Electronic warfare and cyberspace operations are without a doubt inextricably linked to one another, but not one in the same according to Army Electronic Warfare Division Chief, Col. Jim Ekvall.
On Monday May 5th, Ekvall participated in 'The Cyber Kill Chain' panel at the 13th Annual C4ISR & Networks Conference in Arlington, Virginia. The theme this year was Warfighting at the Enterprise Level: Developing a leaner, more capable intelligence-age military. Ekvall was invited to discuss the relationship between electronic warfare and cyberspace operations.
Also participating on the panel were Richard Davis, Director of Operations, U.S. Army Network Enterprise Technology Command, CAPT Joseph "J" Kinder, Chief of Staff, Joint Forces Headquarters-Cyber Commander, U.S. Fleet Cyber Command, U.S. Tenth Fleet and Aubrey Merchant-Dest, Director, Security Strategies, Office of the Chief Technology Officer.
Speaking to an audience comprised of industry, military and government representatives, Ekvall focused his piece of the panel on cyber electromagnetic activities or CEMA. At the beginning of his presentation Ekvall asked the attendees to draw three overlapping circles on a piece of paper and label each circle, cyberspace operations, electronic warfare and spectrum management operations. As Ekvall explained, the overlapping section of these three circles the Army refers to CEMA.
Although all of the military services utilize all three of these areas, the Army is the only service to refer to it as CEMA.
Cyber electromagnetic activities will be integrated at the Cyber Center of Excellence. Last December the Army announced that Fort Gordon will become the home for the Cyber CoE. Fort Gordon already has met the provisional initial operating capability for the Cyber CoE.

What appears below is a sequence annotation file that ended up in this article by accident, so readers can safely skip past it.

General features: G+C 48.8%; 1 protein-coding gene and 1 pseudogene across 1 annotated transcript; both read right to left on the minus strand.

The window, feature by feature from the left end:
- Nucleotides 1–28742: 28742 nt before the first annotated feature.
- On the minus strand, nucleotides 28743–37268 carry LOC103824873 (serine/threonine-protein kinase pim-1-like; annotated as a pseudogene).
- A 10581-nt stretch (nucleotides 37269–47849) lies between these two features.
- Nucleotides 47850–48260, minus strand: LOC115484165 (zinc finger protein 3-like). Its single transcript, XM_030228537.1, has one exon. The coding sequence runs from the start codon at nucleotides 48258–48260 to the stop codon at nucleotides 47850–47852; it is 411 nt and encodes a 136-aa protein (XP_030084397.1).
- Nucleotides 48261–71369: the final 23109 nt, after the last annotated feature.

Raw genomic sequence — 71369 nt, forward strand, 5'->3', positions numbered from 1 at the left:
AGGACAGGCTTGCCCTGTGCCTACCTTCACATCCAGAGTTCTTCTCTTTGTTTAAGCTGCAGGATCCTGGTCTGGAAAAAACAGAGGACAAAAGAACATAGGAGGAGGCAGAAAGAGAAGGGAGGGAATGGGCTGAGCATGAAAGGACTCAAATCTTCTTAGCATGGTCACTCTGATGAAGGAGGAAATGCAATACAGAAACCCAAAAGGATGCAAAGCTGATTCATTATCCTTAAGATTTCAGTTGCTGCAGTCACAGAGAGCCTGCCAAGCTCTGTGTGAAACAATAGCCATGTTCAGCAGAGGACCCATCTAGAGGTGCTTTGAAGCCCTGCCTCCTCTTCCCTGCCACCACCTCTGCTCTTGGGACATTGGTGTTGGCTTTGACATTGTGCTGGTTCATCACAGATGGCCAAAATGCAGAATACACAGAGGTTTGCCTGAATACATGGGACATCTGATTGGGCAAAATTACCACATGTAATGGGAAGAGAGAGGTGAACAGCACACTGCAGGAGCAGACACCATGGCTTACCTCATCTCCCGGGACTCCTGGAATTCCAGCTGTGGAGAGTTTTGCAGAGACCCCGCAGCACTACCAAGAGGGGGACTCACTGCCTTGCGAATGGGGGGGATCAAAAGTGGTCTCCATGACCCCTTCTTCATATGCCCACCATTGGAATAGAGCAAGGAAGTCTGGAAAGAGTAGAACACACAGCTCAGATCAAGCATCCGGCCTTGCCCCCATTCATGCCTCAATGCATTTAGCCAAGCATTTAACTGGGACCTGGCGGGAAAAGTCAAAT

Following the announcement of the Cyber CoE last December, the Army published Field Manual 3-38 which is the doctrine electronic warfare officers follow when maneuvering within the spectrum and integrating CEMA into battle management.
"The electronic warfare officer is the person who synchronizes and integrates CEMA," said Ekvall.
The driving point of Ekvall's presentation was that the term convergence is not the best way to describe the relationship between the two entities.
"I think a lot of people look at cyber as a standalone issue, and don't see it's connection to other areas such as electronic warfare and spectrum management operations," said Barry Rosenberg, editor of C4ISR & Networks. "COL Ekvall, during his presentation, explained how they are inextricably linked, and how our freedom to maneuver in the electromagnetic spectrum is key to dominating the cyber battle space."
Currently the Cyber CoE is scheduled to be fully operational at Fort Gordon by November 2015.
"I enjoyed having the opportunity to participate in the 'The Cyber Kill Chain' panel, it was an excellent opportunity to discuss the upcoming timeline and integration for the Army Cyber Center of Excellence and CEMA," said Ekvall. "Barry Rosenberg and his colleagues at C4ISR & Networks did an excellent job putting together a top-notch conference with talented attendees and a diverse set of panel discussions and keynote addresses."